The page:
Corporate Boards Learn How to Address Cyber Risks
Business Solutions The biggest risk modern corporations face is from cyber attacks.
In the last twenty years, the nature of corporate asset value has changed from physical to electronic assets. Eighty percent of total value of the Fortune 500 now consists of such intangibles.
Cyber threats are increasingly putting critical public infrastructure at risk, while endangering corporations' intellectual property, trading algorithms and personal data. The impact of these direct losses leads to reduced public confidence, harm to reputation, legal and regulatory sanctions, which in turn adversely affect price-earning ratios and share value.
Accordingly, board members are more attuned to corporate cyber security than ever before. A recent study found that data security was now number one on the list of worries faced by corporate boards.
Unfortunately, sophisticated corporate security is increasingly challenging because sophisticated attackers are now using techniques that outstrip many traditional defenses. Cyber attack methods practiced only by nation states a couple of years ago are now being used by common criminals. Moreover, many economically efficient business practices technologies needed to drive growth and innovation also tend to undermine cyber security.
To address this complicated problem, leading corporate boards are rethinking their entire approach to cyber defense. Sophisticated boards are moving their companies away from the traditional perimeter-based and technology-centered approach to an enterprise wide risk management system that fully integrates cyber security into core business process. Understanding the growing liability implications of cyber risk, boards are increasing the time that cyber issues are addressed at board meetings and enhancing their access to cyber security expertise.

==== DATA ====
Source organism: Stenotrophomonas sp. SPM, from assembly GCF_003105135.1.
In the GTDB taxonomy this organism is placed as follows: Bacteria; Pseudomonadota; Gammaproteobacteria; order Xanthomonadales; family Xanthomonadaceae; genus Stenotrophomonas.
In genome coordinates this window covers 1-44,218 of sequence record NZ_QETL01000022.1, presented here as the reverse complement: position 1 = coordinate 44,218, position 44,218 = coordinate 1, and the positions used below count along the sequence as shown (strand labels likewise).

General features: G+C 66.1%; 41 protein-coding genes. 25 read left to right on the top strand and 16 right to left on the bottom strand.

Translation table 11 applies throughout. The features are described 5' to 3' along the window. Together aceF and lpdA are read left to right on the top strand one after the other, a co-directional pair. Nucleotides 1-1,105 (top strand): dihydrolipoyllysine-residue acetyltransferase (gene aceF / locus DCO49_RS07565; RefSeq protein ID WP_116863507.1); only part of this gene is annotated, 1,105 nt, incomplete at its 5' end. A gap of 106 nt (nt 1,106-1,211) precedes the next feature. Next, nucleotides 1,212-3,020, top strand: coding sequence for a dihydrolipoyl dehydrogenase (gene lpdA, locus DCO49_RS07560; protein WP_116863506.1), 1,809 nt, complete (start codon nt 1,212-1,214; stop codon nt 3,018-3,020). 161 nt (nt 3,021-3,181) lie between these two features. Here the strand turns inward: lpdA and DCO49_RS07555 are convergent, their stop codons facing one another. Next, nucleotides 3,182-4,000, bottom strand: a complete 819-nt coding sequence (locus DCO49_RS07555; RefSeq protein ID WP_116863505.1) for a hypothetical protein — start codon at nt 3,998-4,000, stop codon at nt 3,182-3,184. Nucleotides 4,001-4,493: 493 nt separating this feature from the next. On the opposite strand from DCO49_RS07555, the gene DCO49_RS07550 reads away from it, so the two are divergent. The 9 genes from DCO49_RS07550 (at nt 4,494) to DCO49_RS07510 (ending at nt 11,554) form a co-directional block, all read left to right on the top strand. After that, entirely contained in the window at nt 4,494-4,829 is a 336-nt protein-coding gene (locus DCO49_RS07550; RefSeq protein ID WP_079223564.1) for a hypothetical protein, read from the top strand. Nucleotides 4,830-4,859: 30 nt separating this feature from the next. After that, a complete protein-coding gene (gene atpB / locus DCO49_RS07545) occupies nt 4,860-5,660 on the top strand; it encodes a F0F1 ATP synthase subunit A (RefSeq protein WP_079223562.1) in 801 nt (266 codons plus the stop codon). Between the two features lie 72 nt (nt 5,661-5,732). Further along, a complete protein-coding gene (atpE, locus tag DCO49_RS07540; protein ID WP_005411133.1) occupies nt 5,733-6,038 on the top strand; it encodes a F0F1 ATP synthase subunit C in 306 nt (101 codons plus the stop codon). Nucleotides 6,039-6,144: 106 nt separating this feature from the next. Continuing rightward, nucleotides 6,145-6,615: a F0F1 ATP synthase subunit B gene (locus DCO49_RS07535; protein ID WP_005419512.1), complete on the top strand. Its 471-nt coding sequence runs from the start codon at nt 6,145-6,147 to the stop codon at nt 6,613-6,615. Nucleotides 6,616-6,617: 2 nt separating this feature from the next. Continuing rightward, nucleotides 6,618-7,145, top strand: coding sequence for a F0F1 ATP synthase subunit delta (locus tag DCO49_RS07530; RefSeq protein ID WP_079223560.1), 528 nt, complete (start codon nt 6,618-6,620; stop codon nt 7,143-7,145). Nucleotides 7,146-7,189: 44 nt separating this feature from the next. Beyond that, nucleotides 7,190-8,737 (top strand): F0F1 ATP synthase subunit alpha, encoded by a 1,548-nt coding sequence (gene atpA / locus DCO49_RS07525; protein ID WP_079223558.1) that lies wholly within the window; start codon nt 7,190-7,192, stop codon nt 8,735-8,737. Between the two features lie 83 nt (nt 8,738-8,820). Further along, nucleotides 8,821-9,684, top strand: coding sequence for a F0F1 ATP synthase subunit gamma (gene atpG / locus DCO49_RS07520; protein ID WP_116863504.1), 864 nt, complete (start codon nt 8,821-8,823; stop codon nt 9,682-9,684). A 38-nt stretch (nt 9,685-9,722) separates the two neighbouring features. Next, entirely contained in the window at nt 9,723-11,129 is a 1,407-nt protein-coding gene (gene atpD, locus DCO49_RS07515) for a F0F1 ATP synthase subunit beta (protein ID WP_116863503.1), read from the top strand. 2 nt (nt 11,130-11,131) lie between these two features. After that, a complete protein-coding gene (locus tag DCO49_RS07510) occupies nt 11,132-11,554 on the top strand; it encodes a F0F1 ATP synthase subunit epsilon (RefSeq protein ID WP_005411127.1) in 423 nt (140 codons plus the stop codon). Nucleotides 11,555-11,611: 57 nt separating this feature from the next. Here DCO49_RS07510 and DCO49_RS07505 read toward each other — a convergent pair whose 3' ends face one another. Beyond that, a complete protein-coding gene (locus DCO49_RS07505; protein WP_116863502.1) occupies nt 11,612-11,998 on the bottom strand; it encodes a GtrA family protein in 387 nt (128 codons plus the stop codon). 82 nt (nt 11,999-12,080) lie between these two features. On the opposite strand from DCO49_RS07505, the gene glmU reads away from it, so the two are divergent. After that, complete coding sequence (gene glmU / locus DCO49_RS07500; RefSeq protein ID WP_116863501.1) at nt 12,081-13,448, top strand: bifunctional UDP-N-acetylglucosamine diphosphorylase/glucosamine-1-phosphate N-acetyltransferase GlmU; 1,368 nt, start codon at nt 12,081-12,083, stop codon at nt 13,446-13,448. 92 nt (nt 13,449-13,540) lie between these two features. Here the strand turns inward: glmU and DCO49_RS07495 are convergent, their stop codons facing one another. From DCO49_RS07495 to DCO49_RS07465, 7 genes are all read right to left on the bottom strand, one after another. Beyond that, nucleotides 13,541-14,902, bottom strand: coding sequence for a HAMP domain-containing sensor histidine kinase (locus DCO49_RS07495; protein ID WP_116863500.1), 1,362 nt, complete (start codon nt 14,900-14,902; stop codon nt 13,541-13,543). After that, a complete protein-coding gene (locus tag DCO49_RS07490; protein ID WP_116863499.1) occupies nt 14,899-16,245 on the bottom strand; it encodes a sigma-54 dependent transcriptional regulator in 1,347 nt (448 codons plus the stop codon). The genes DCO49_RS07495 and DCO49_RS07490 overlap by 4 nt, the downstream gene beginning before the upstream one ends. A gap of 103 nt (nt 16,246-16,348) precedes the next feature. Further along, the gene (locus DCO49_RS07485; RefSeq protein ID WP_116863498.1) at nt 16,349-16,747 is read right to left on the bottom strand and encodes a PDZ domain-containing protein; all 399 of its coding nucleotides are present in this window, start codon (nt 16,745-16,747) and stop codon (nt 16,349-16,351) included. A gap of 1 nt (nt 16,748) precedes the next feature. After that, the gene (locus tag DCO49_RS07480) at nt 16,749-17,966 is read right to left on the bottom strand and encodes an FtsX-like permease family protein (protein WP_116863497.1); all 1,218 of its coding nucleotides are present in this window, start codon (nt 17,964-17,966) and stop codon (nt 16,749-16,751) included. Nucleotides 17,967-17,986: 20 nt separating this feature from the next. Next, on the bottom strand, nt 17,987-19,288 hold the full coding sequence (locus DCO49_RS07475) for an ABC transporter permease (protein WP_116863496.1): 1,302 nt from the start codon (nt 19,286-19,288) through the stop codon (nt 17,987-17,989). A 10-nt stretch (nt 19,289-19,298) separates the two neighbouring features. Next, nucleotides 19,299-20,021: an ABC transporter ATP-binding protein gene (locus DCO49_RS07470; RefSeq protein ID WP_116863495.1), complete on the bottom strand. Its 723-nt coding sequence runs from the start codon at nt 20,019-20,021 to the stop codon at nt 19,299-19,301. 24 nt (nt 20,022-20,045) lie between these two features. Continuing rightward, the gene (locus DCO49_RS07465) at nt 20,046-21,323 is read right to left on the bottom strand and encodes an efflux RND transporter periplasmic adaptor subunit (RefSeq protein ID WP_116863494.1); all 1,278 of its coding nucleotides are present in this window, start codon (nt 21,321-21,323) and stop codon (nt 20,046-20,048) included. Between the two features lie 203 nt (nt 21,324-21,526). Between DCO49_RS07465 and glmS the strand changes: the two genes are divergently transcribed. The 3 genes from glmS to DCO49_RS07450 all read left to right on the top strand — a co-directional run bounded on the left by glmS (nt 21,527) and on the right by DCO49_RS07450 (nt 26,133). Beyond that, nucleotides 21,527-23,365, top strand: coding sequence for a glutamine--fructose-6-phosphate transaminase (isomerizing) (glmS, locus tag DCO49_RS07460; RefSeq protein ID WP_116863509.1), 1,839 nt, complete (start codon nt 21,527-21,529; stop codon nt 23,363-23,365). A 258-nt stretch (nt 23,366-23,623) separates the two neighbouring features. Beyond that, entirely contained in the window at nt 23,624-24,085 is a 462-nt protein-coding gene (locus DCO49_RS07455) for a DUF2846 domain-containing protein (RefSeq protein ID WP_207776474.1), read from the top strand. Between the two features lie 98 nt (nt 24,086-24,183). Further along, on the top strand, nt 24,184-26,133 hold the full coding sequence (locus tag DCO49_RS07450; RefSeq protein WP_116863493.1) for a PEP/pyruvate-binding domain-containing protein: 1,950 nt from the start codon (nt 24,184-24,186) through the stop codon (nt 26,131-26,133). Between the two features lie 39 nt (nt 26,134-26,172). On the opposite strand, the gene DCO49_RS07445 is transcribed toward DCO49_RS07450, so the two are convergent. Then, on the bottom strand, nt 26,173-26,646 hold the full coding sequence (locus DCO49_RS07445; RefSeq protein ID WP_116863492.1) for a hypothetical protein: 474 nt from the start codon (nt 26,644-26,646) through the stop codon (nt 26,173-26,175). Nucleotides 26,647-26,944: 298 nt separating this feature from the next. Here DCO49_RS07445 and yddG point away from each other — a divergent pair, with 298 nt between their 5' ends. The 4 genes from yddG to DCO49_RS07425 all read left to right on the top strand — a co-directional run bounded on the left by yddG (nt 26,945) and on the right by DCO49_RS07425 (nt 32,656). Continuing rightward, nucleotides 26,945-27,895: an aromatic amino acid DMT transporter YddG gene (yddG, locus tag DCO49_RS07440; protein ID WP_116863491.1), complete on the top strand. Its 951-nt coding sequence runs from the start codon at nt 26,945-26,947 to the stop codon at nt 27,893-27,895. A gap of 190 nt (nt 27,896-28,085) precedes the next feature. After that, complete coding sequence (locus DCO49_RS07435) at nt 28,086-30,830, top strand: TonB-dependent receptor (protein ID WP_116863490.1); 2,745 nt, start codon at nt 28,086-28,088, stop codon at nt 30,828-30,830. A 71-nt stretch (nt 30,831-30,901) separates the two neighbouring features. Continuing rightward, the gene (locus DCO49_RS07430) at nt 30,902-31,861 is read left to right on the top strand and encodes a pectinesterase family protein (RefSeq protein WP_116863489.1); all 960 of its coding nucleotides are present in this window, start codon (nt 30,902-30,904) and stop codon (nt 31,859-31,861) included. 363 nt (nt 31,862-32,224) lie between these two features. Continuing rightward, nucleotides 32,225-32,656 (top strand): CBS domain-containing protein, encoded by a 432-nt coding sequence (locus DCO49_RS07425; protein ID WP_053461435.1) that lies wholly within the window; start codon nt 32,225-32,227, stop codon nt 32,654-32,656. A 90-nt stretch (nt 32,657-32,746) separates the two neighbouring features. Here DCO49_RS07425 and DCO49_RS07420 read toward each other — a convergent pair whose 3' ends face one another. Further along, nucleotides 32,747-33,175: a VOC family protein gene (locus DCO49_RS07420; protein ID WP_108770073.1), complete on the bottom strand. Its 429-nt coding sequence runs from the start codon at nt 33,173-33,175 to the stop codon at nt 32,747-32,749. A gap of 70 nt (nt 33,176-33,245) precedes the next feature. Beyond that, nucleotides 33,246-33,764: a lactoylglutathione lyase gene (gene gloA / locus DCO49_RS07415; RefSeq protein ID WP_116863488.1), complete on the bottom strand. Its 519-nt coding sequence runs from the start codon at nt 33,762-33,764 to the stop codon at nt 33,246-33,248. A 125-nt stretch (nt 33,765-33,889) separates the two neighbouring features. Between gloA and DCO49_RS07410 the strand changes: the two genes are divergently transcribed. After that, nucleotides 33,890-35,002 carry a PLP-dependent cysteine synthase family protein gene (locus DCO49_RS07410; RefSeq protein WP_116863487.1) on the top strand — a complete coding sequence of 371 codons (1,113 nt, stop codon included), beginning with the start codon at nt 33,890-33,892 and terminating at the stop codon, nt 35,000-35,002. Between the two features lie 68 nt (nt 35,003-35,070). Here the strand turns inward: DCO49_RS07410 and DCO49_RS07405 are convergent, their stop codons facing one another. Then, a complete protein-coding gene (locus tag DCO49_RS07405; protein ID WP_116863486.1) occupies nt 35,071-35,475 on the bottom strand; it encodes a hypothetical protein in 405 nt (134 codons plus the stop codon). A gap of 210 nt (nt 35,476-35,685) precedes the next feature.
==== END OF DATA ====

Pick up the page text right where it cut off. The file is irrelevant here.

Moreover, boards are increasing the expectations they are placing on senior management to implement a comprehensive cyber risk management framework such as recently developed by NIST. In addition, since absolute security is impossible, boards must decide which cyber risks to avoid, accept and mitigate and which to transfer through insurance. By better integrating business and security issues into overall corporate strategy, boards can begin to develop a sustainably secure system in the face of ever increasing cyber risks.